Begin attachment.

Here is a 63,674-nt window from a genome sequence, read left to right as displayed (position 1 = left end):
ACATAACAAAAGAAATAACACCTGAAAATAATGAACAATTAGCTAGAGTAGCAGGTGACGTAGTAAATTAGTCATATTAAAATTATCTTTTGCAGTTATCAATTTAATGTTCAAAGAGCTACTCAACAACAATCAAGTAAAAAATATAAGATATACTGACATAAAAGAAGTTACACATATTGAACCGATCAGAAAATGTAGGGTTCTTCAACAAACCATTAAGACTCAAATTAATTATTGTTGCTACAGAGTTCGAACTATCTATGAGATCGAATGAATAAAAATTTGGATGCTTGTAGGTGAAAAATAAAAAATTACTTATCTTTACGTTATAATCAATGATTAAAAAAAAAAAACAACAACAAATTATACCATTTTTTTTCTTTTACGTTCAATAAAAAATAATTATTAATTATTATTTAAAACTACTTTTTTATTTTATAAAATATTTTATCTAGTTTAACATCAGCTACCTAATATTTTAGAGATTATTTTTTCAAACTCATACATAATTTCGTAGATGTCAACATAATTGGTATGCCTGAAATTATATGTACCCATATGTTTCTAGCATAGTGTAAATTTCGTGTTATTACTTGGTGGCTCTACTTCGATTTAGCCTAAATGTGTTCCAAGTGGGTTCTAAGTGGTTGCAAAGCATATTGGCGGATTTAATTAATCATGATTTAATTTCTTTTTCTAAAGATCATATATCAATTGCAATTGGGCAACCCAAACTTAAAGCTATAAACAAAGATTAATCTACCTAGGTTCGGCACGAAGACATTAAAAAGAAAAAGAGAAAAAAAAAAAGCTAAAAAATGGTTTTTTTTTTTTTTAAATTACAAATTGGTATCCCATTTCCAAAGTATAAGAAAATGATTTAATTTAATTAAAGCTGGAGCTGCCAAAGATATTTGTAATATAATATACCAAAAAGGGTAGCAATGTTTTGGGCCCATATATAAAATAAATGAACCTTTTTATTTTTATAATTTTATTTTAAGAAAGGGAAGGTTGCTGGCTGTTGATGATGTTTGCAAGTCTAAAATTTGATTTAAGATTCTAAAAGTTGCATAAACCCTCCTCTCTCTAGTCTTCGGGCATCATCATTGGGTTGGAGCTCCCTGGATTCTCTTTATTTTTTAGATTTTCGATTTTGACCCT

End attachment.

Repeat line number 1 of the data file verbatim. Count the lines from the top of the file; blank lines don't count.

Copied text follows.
Here is a 63,674-nt window from a genome sequence, read left to right as displayed (position 1 = left end):